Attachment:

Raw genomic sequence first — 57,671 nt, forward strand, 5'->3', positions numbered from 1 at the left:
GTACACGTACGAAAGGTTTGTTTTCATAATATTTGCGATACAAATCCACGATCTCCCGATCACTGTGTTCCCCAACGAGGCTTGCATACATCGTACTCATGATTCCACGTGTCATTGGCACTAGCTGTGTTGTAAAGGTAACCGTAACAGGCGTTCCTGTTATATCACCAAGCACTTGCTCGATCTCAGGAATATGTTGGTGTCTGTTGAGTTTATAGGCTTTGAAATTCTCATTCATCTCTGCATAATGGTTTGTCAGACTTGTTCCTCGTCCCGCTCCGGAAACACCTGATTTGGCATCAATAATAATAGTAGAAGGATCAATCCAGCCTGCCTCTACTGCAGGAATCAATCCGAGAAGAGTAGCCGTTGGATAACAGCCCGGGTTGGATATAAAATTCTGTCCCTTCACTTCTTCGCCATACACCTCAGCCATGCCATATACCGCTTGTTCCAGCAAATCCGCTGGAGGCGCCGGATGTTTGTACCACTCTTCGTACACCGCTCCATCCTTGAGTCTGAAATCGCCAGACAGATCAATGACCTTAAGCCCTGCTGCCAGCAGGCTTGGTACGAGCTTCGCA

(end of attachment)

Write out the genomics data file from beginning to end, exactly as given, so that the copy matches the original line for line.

Raw genomic sequence first — 57,671 nt, forward strand, 5'->3', positions numbered from 1 at the left:
GTACACGTACGAAAGGTTTGTTTTCATAATATTTGCGATACAAATCCACGATCTCCCGATCACTGTGTTCCCCAACGAGGCTTGCATACATCGTACTCATGATTCCACGTGTCATTGGCACTAGCTGTGTTGTAAAGGTAACCGTAACAGGCGTTCCTGTTATATCACCAAGCACTTGCTCGATCTCAGGAATATGTTGGTGTCTGTTGAGTTTATAGGCTTTGAAATTCTCATTCATCTCTGCATAATGGTTTGTCAGACTTGTTCCTCGTCCCGCTCCGGAAACACCTGATTTGGCATCAATAATAATAGTAGAAGGATCAATCCAGCCTGCCTCTACTGCAGGAATCAATCCGAGAAGAGTAGCCGTTGGATAACAGCCCGGGTTGGATATAAAATTCTGTCCCTTCACTTCTTCGCCATACACCTCAGCCATGCCATATACCGCTTGTTCCAGCAAATCCGCTGGAGGCGCCGGATGTTTGTACCACTCTTCGTACACCGCTCCATCCTTGAGTCTGAAATCGCCAGACAGATCAATGACCTTAAGCCCTGCTGCCAGCAGGCTTGGTACGAGCTTCGCA